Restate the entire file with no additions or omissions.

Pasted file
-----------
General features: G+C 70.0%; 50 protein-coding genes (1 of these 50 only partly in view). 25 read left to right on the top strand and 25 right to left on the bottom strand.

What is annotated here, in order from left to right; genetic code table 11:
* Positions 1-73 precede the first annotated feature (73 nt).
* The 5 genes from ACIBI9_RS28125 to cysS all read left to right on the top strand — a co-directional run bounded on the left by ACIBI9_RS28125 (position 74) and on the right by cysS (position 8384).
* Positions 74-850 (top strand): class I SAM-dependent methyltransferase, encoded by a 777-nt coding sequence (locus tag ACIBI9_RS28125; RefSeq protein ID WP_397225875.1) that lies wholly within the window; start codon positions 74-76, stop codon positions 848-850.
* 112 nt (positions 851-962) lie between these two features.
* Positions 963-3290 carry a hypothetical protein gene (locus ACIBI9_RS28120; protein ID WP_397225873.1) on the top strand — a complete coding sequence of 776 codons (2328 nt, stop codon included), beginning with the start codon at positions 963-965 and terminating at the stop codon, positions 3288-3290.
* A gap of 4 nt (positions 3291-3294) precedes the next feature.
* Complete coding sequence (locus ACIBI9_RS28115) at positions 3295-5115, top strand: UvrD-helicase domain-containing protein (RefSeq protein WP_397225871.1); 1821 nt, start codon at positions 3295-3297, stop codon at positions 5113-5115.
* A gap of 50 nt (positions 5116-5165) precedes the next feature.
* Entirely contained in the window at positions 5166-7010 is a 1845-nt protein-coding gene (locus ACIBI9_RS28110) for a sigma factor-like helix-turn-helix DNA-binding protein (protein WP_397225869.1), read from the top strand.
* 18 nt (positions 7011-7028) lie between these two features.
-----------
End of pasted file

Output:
General features: G+C 70.0%; 50 protein-coding genes (1 of these 50 only partly in view). 25 read left to right on the top strand and 25 right to left on the bottom strand.

What is annotated here, in order from left to right; genetic code table 11:
* Positions 1-73 precede the first annotated feature (73 nt).
* The 5 genes from ACIBI9_RS28125 to cysS all read left to right on the top strand — a co-directional run bounded on the left by ACIBI9_RS28125 (position 74) and on the right by cysS (position 8384).
* Positions 74-850 (top strand): class I SAM-dependent methyltransferase, encoded by a 777-nt coding sequence (locus tag ACIBI9_RS28125; RefSeq protein ID WP_397225875.1) that lies wholly within the window; start codon positions 74-76, stop codon positions 848-850.
* 112 nt (positions 851-962) lie between these two features.
* Positions 963-3290 carry a hypothetical protein gene (locus ACIBI9_RS28120; protein ID WP_397225873.1) on the top strand — a complete coding sequence of 776 codons (2328 nt, stop codon included), beginning with the start codon at positions 963-965 and terminating at the stop codon, positions 3288-3290.
* A gap of 4 nt (positions 3291-3294) precedes the next feature.
* Complete coding sequence (locus ACIBI9_RS28115) at positions 3295-5115, top strand: UvrD-helicase domain-containing protein (RefSeq protein WP_397225871.1); 1821 nt, start codon at positions 3295-3297, stop codon at positions 5113-5115.
* A gap of 50 nt (positions 5116-5165) precedes the next feature.
* Entirely contained in the window at positions 5166-7010 is a 1845-nt protein-coding gene (locus ACIBI9_RS28110) for a sigma factor-like helix-turn-helix DNA-binding protein (protein WP_397225869.1), read from the top strand.
* 18 nt (positions 7011-7028) lie between these two features.